BUFFALO, N.Y. — One day after a record-tying 11 current and future college players were selected in the opening round of the 2016 NHL Draft, college players continued their march to the stage in Saturday’s second round.
While only seven players with college ties were selected in the second round, 50 players became NHL property on Saturday, bringing the grand total for the two days to 61, or about 29 percent of the total selections.
Two incoming freshmen at Notre Dame led the way in the second round. Andrew Peeke, who was the USHL’s scholar athlete of the year last season in Green Bay, was the first collegian selected in the second round, going to Columbus with the 34th overall pick.
Just six picks later, Colorado tabbed Peeke’s Notre Dame teammate Cameron Morrison, a Canadian-born forward who a season ago played in Youngstown in the USHL.
Both players emphasized their reason for choosing Notre Dame over major junior was the school’s strong academics.
“Academics is important to me,” said Peeke. “[Notre Dame] is top 15 school academically.”
“It came down to me deciding that the college route is right for me,” said Morrison, a draft choice of the North Bay Battalion in the Ontario Hockey League who instead chose to go to college. “I feel like I can excel there.”
One day after four Boston University had four current and future players selected in the opening round of the draft, incoming freshman Chad Krys continued the banner weekend for the Terriers when he was selected 45th overall by Chicago.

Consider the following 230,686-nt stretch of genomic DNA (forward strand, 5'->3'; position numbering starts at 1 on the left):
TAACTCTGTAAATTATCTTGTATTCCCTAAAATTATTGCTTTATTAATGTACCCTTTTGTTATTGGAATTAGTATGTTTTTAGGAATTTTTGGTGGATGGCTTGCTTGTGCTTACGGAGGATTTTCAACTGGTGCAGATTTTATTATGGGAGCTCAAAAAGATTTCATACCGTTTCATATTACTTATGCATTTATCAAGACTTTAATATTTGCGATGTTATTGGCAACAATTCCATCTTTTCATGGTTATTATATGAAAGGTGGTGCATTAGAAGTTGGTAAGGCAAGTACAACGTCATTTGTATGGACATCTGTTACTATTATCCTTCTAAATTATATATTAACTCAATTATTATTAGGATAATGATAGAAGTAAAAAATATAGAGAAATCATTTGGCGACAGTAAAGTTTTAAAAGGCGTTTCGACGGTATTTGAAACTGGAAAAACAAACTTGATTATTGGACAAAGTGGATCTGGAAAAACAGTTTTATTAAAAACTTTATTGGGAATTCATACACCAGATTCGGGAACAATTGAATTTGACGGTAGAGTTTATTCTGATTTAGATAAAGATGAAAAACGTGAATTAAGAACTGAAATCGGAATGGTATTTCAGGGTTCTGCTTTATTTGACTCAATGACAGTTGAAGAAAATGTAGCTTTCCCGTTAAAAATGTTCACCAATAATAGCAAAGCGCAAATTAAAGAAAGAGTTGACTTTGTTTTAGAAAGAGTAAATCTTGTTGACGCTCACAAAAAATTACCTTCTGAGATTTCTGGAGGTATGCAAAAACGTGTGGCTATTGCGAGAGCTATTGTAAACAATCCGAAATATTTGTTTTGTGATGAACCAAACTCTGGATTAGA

“I was kind of sitting there expecting not to be picked [for a while],” said Krys, whose stock fell this year with his Central Scouting ranking slipping from 30th in January to 53rd in April. “When I was, I was really excited. It’s a real emotional thing for my parents and all my family.”
Ryan Lindgren, who will play for Minnesota in the fall, was selected 49th overall by Boston. Lindgren is the brother of former St. Cloud State standout Charlie Lindgren, who plays for Boston’s most hated rival, the Montreal Canadiens.
“We were talking that if I got picked by Boston, there would be a little rivalry there,” Lindgren said. “So it’s pretty cool.”
Wade Allison, who is headed to Western Michigan in the fall, was the 52nd pick, by the Philadelphia Flyers. He played things cool on Saturday, saying he had paid little attention to rankings and draft rumors heading into the weekend.
“I never really put a whole lot of thought into it,” said Allison, who ranked near the top of many categories at the recent NHL Scouting Combine. “It was kind of out of my control. I was just hoping for the best and definitely am very happy to be drafted by Philly.”
Denver forward Dylan Gambrell and Providence incoming forward Kasper Bjorkqvist closed out the second round for collegians. Gambrell went 60th overall by Stanley Cup runner-up San Jose while the Stanley Cup champion Penguins chose Bjorkqvist.
Early in the third round, BU’s three Beanpot rivals — Boston College, Harvard and Northeastern — each had players selected. Adam Fox, who is headed to BC in the fall, was the second goaltender overall and first with college ties taken when he went to Toronto with the first pick of the third round.
Four picks later, Calgary chose Harvard freshman-to-be Adam Fox. And one pick after that, at No. 67, Carolina picked Matt Filipe, who will play for Northeastern in the fall.
Two of the biggest jumpers — players who are selected well in advance of their Central Scouting ranking — were William Lockwood and James Greenway. Lockwood, who will attend Michigan in the fall, was ranked 108th among North American skaters but was chosen 64th by Vancouver. Greenway, who is headed to Wisconsin, was ranked 121st but went to Toronto with the 72nd pick.